figure 1

Schematic transcript and protein representation of NOD2 and its isoforms NOD2-S as well as NOD2-C2. The novel NOD2-C2 transcript contains an additional exon 3a highlighted in black. Contrary to NOD2-S, NOD2-C2 has a reconstructed second CARD domain, which differs in the last 9 amino acid compared to exon 3-4 spliced NOD2.

Figure 2
figure 2

Expression pattern of NOD2 -C2 transcripts in human tissues. RT-PCR specific for NOD2 exon 3a inclusion and GAPDH was performed on human cDNA tissue panels.

Figure 3
figure 3

Predominant inclusion of NOD2 exon 3a from the rs2067085 C allele and concomitant splicing to exon 3. Sequencing of RT-PCR amplicons from human leukocyte cDNA to elucidate the processing of the primary transcript in the regions of exons 2-3a and 3a-4 as well as 2-3 and 3-4. Fluorescence traces are given for the SNP context in exon 2 (rs2067085, minor allele frequency 0.388), exon 3a (rs34133110) and exon 4 (rs2066842, minor allele frequency 0.362). Line: primary transcript; boxes: exons, arrows: PCR primers; dotted lines: amplifiable region; angulated lines: observed splice events.

Figure 4
figure 4

rs2067085 genotype-specific expression of the NOD2 -C2 transcript in human LCLs. The expression rate was determined by RT-PCR spanning NOD2 exon 2-4 and calculated as percent fraction of exon 3a inclusion vs. all processed transcripts from this region. Values represent the mean ± standard deviation of triplicate RNA isolations. Statistical significance (WMRST): * p < 0.05; ** p < 0.01.

NOD2-C2 activates NF-κB in an MDP independent manner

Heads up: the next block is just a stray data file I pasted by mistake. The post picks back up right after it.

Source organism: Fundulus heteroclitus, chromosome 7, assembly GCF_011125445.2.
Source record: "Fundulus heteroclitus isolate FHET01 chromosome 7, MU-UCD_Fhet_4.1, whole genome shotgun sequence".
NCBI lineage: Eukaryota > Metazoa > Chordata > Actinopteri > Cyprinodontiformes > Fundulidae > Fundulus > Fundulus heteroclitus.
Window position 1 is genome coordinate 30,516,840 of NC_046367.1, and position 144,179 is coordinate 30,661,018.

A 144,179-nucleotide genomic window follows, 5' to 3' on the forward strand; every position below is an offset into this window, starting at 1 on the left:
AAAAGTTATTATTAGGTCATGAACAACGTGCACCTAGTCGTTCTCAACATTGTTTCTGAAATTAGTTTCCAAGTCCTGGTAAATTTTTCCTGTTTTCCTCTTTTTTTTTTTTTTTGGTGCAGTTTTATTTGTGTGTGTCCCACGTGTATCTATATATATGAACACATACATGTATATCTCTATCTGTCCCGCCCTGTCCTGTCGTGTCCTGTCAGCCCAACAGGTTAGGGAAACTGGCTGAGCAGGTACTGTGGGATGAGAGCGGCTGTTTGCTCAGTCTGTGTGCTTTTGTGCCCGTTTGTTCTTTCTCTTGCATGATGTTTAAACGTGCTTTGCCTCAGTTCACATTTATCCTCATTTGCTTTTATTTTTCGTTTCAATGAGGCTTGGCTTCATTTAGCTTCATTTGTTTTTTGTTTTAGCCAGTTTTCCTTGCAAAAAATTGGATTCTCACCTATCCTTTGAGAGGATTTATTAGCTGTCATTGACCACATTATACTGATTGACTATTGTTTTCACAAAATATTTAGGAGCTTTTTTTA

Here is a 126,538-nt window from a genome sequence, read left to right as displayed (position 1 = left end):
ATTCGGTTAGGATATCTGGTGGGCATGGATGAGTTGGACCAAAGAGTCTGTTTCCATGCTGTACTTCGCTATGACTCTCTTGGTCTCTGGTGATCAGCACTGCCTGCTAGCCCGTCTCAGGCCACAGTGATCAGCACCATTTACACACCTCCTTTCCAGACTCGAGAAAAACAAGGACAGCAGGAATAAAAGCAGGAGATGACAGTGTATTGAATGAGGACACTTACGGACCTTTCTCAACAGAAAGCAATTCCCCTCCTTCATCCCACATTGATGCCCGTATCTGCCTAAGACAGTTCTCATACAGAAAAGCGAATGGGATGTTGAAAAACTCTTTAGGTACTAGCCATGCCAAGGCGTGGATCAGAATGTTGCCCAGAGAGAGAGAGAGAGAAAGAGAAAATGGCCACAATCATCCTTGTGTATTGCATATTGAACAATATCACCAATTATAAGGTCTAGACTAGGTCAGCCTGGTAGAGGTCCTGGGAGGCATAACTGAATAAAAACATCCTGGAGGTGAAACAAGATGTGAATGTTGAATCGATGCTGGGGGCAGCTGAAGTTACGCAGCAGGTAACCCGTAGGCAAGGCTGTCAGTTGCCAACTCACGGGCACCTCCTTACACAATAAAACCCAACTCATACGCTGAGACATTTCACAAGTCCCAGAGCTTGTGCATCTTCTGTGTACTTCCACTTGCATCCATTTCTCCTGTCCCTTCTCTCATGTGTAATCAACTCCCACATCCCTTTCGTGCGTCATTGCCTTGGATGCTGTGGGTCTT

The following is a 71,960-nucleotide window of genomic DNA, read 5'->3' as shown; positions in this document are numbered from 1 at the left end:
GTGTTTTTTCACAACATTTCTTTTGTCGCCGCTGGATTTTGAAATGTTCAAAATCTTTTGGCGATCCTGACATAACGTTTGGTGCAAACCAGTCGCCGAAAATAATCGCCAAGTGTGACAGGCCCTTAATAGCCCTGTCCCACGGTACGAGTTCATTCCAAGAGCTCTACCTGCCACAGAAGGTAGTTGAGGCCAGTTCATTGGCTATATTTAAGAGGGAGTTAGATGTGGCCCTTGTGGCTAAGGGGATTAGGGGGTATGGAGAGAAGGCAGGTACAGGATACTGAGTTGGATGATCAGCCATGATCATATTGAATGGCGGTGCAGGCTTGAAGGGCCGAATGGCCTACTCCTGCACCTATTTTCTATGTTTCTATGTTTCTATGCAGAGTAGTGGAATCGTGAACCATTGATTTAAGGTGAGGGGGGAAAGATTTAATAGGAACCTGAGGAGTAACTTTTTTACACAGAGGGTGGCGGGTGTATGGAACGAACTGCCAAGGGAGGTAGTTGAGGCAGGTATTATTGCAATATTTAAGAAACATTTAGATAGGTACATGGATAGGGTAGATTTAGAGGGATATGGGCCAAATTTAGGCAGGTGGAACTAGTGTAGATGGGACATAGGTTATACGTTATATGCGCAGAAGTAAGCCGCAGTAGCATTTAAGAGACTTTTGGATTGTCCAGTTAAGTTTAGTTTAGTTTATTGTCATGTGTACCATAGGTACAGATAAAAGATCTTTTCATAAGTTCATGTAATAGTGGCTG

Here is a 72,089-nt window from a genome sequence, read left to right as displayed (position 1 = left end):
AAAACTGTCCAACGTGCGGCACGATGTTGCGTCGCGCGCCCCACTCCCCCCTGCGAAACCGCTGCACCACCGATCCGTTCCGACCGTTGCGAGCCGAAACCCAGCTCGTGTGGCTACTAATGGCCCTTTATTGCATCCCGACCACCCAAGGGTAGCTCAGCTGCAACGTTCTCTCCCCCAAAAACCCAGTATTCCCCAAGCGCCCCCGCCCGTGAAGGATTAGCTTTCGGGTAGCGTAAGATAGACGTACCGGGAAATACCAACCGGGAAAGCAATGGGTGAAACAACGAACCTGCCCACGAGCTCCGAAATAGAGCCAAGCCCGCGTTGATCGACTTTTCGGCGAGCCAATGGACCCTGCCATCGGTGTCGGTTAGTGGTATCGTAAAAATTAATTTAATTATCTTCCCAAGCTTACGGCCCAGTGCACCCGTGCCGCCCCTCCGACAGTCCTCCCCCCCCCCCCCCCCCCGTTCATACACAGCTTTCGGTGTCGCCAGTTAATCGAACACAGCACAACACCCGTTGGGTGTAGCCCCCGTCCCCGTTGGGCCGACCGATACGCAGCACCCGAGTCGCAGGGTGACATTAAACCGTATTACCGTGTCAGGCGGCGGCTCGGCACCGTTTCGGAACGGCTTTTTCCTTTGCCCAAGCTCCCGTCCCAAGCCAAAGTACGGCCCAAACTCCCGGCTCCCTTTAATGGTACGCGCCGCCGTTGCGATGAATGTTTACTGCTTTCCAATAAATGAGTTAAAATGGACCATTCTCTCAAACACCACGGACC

The ability of NOD2-C2 for activation of NF-κB and subsequent downstream signaling was analyzed using a dual-luciferase reporter assay system. HEK293 cells expressing only very low levels of endogenous NOD2 [10, 30] had been transfected with increasing amounts (0-28 ng) of NOD2 or NOD2-C2 expression construct. All experiments were additionally carried out in cells stimulated with MDP (10 μg/ml), an activator of the NOD2-dependent NF-κB activity (Figure 5, black bars). All values are given as relative luciferase activity compared to the NOD2 construct (2 ng) without MDP stimulation (Figure 5B). NOD2-C2 is able to stimulate NF-κB activity in a dose dependent manner (p < 0.05; Tukey Test; Figure 5A). The presence of MDP did not affect the ability of NOD2-C2 to activate NF-κB (Figure 5A). As a control, NOD2 also activates NF-κB (Figure 5B). In contrast to NOD2-C2 this activation is not dose sensitive, rather turns into a steady-state level. To evaluate the NOD2-dependent activation of NF-κB by NOD2-C2 a titration of the NOD2-C2 construct against constant amounts of NOD2 (2 ng) expression vector was performed. The activity of NF-κB remains constant independently of the NOD2-C2 plasmid amounts (Figure 5B). At the same time, NOD2-C2 abolishes the stimulatory effect of MDP onto NOD2-induced NF-κB activation (2-fold; p = 0.001 for 0 ng NOD2-C2 construct) and leads to an even decreased NF-κB activity in a dose-dependent manner (p < 0.05 for 20 ng and 28 ng NOD2-C2 construct; Figure 5B).